The Cambridge Companion to Brahms available in Paperback
- Pub. Date:
- Cambridge University Press
This Companion gives a comprehensive view of the German composer Johannes Brahms (1833-97). Twelve chapters by leading scholars and musicians provide systematic coverage of the composer's life and works. Their essays represent the latest research and reflect changing attitudes toward a composer whose public image has long been out of date. The volume as a whole is an important addition to Brahms scholarship and provides indispensable information for all students and enthusiasts of Brahms's music.
Table of Contents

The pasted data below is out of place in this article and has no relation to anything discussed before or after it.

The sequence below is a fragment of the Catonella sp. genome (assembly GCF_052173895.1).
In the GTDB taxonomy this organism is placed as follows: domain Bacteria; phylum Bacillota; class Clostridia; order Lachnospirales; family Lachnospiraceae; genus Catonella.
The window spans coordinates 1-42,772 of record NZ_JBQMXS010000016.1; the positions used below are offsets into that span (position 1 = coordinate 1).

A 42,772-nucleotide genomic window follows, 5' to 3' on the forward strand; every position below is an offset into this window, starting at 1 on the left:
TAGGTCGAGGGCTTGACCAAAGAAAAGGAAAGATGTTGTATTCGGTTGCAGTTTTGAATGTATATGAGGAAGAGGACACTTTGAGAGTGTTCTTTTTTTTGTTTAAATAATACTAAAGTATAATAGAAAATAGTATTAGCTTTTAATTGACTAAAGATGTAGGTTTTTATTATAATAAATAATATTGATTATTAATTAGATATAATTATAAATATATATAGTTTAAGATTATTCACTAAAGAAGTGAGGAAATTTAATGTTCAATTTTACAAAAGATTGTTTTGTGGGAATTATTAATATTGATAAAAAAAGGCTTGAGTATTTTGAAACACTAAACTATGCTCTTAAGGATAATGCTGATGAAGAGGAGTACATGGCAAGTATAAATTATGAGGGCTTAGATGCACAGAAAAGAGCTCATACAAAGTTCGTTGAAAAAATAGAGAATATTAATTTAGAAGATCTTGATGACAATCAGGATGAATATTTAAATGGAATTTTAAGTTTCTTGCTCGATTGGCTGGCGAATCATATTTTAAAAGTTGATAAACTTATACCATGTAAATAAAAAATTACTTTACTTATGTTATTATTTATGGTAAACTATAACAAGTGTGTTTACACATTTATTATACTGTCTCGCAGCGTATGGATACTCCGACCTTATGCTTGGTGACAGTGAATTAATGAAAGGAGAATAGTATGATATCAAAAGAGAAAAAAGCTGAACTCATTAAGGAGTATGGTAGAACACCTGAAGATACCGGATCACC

List of illustrations; Acknowledgements; Notes on contributors; Chronology; Preface; Part I. Stages of Creative Development and Reception: 1. Brahms the Hamburg musician 1833-1862 Kurt Hofmann; 2. Years of transition: Brahms and Vienna 1862-1875 Michael Musgrave; 3. Brahms and his audience: the later Viennese years, 1875-1897 Leon Botstein; Part II. The Music: Genre, Structure and Reference: 4. Opposition and integration in the piano music John Rink; 5. Medium and meaning: new aspects of the chamber music David Brodbeck; 6. Formal perspectives on the symphonies Kofi Agawu; 7. 'Veiled symphonies'? The concertos Malcolm MacDonald; 8. The scope and significance of the choral music Daniel Beller-McKenna; 9. Words for music: the songs for solo voice and piano Michael Musgrave; Part III. Brahms Today: Some Personal Responses: 10. Conducting Brahms Roger Norrington with Michael Musgrave; 11. The editor's Brahms Robert Pascall; 12. A photograph of Brahms Hugh Wood; Notes; List of works; Bibliography; Index.